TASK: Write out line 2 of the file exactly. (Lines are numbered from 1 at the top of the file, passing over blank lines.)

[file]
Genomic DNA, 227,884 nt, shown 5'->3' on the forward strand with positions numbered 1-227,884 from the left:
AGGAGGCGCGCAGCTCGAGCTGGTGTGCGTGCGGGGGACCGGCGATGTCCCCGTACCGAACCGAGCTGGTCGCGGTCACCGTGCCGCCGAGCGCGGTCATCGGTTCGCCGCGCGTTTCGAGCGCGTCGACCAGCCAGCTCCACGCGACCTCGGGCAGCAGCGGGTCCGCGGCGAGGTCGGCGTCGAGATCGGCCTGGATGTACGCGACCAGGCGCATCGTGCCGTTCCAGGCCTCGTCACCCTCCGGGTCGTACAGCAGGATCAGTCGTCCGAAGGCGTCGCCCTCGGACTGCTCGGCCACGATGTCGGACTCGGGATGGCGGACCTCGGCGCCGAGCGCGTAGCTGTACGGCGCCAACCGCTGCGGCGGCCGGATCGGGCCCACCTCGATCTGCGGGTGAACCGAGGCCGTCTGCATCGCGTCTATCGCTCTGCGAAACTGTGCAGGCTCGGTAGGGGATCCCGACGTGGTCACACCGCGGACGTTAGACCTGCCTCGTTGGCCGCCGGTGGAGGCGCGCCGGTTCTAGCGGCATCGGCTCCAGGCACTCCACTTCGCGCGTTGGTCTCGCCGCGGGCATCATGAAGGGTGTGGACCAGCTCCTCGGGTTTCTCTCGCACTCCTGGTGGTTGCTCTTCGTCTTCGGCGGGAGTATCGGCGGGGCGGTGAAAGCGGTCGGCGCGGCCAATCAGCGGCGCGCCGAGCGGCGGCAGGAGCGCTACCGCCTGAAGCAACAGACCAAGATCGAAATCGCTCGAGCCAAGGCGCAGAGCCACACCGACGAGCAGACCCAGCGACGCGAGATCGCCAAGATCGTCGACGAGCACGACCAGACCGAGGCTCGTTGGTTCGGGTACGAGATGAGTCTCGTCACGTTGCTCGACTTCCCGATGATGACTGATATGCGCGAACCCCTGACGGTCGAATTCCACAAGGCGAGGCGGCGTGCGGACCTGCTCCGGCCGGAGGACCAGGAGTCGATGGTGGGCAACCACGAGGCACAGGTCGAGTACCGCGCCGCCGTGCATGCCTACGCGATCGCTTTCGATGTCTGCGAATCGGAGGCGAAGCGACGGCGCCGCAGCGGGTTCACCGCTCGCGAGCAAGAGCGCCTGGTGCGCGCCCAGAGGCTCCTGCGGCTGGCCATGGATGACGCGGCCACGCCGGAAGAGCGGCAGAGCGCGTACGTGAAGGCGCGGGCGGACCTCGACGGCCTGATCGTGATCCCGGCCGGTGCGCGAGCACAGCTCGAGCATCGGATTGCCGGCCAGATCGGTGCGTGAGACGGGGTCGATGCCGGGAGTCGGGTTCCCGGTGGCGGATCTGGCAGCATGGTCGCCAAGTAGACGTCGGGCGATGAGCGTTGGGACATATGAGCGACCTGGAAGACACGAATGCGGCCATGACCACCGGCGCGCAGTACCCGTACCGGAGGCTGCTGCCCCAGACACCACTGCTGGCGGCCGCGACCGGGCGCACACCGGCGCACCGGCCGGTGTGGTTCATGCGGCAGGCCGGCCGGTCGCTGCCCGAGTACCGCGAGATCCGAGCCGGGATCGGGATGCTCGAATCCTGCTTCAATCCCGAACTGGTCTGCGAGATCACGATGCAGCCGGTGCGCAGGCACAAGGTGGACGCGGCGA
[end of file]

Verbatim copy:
AGGAGGCGCGCAGCTCGAGCTGGTGTGCGTGCGGGGGACCGGCGATGTCCCCGTACCGAACCGAGCTGGTCGCGGTCACCGTGCCGCCGAGCGCGGTCATCGGTTCGCCGCGCGTTTCGAGCGCGTCGACCAGCCAGCTCCACGCGACCTCGGGCAGCAGCGGGTCCGCGGCGAGGTCGGCGTCGAGATCGGCCTGGATGTACGCGACCAGGCGCATCGTGCCGTTCCAGGCCTCGTCACCCTCCGGGTCGTACAGCAGGATCAGTCGTCCGAAGGCGTCGCCCTCGGACTGCTCGGCCACGATGTCGGACTCGGGATGGCGGACCTCGGCGCCGAGCGCGTAGCTGTACGGCGCCAACCGCTGCGGCGGCCGGATCGGGCCCACCTCGATCTGCGGGTGAACCGAGGCCGTCTGCATCGCGTCTATCGCTCTGCGAAACTGTGCAGGCTCGGTAGGGGATCCCGACGTGGTCACACCGCGGACGTTAGACCTGCCTCGTTGGCCGCCGGTGGAGGCGCGCCGGTTCTAGCGGCATCGGCTCCAGGCACTCCACTTCGCGCGTTGGTCTCGCCGCGGGCATCATGAAGGGTGTGGACCAGCTCCTCGGGTTTCTCTCGCACTCCTGGTGGTTGCTCTTCGTCTTCGGCGGGAGTATCGGCGGGGCGGTGAAAGCGGTCGGCGCGGCCAATCAGCGGCGCGCCGAGCGGCGGCAGGAGCGCTACCGCCTGAAGCAACAGACCAAGATCGAAATCGCTCGAGCCAAGGCGCAGAGCCACACCGACGAGCAGACCCAGCGACGCGAGATCGCCAAGATCGTCGACGAGCACGACCAGACCGAGGCTCGTTGGTTCGGGTACGAGATGAGTCTCGTCACGTTGCTCGACTTCCCGATGATGACTGATATGCGCGAACCCCTGACGGTCGAATTCCACAAGGCGAGGCGGCGTGCGGACCTGCTCCGGCCGGAGGACCAGGAGTCGATGGTGGGCAACCACGAGGCACAGGTCGAGTACCGCGCCGCCGTGCATGCCTACGCGATCGCTTTCGATGTCTGCGAATCGGAGGCGAAGCGACGGCGCCGCAGCGGGTTCACCGCTCGCGAGCAAGAGCGCCTGGTGCGCGCCCAGAGGCTCCTGCGGCTGGCCATGGATGACGCGGCCACGCCGGAAGAGCGGCAGAGCGCGTACGTGAAGGCGCGGGCGGACCTCGACGGCCTGATCGTGATCCCGGCCGGTGCGCGAGCACAGCTCGAGCATCGGATTGCCGGCCAGATCGGTGCGTGAGACGGGGTCGATGCCGGGAGTCGGGTTCCCGGTGGCGGATCTGGCAGCATGGTCGCCAAGTAGACGTCGGGCGATGAGCGTTGGGACATATGAGCGACCTGGAAGACACGAATGCGGCCATGACCACCGGCGCGCAGTACCCGTACCGGAGGCTGCTGCCCCAGACACCACTGCTGGCGGCCGCGACCGGGCGCACACCGGCGCACCGGCCGGTGTGGTTCATGCGGCAGGCCGGCCGGTCGCTGCCCGAGTACCGCGAGATCCGAGCCGGGATCGGGATGCTCGAATCCTGCTTCAATCCCGAACTGGTCTGCGAGATCACGATGCAGCCGGTGCGCAGGCACAAGGTGGACGCGGCGA